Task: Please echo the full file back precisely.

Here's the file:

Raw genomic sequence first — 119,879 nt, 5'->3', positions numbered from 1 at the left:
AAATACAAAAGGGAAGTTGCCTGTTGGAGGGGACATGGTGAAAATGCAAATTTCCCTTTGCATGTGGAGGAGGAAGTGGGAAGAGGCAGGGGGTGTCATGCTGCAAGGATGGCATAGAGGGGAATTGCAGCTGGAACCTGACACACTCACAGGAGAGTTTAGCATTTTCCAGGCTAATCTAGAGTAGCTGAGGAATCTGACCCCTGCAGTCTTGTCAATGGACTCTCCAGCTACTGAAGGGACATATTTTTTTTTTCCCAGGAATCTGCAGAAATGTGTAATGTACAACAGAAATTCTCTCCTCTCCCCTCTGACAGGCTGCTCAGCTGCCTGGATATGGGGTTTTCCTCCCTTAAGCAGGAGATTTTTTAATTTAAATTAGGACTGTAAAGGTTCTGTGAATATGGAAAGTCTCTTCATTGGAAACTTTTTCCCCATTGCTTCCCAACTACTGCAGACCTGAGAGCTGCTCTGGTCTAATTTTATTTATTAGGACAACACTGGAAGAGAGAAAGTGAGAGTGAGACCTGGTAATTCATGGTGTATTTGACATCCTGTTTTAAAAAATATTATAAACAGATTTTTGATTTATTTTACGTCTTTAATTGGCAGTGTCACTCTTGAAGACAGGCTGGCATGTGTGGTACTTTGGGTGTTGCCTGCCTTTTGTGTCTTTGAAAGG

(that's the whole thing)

Raw genomic sequence first — 119,879 nt, 5'->3', positions numbered from 1 at the left:
AAATACAAAAGGGAAGTTGCCTGTTGGAGGGGACATGGTGAAAATGCAAATTTCCCTTTGCATGTGGAGGAGGAAGTGGGAAGAGGCAGGGGGTGTCATGCTGCAAGGATGGCATAGAGGGGAATTGCAGCTGGAACCTGACACACTCACAGGAGAGTTTAGCATTTTCCAGGCTAATCTAGAGTAGCTGAGGAATCTGACCCCTGCAGTCTTGTCAATGGACTCTCCAGCTACTGAAGGGACATATTTTTTTTTTCCCAGGAATCTGCAGAAATGTGTAATGTACAACAGAAATTCTCTCCTCTCCCCTCTGACAGGCTGCTCAGCTGCCTGGATATGGGGTTTTCCTCCCTTAAGCAGGAGATTTTTTAATTTAAATTAGGACTGTAAAGGTTCTGTGAATATGGAAAGTCTCTTCATTGGAAACTTTTTCCCCATTGCTTCCCAACTACTGCAGACCTGAGAGCTGCTCTGGTCTAATTTTATTTATTAGGACAACACTGGAAGAGAGAAAGTGAGAGTGAGACCTGGTAATTCATGGTGTATTTGACATCCTGTTTTAAAAAATATTATAAACAGATTTTTGATTTATTTTACGTCTTTAATTGGCAGTGTCACTCTTGAAGACAGGCTGGCATGTGTGGTACTTTGGGTGTTGCCTGCCTTTTGTGTCTTTGAAAGG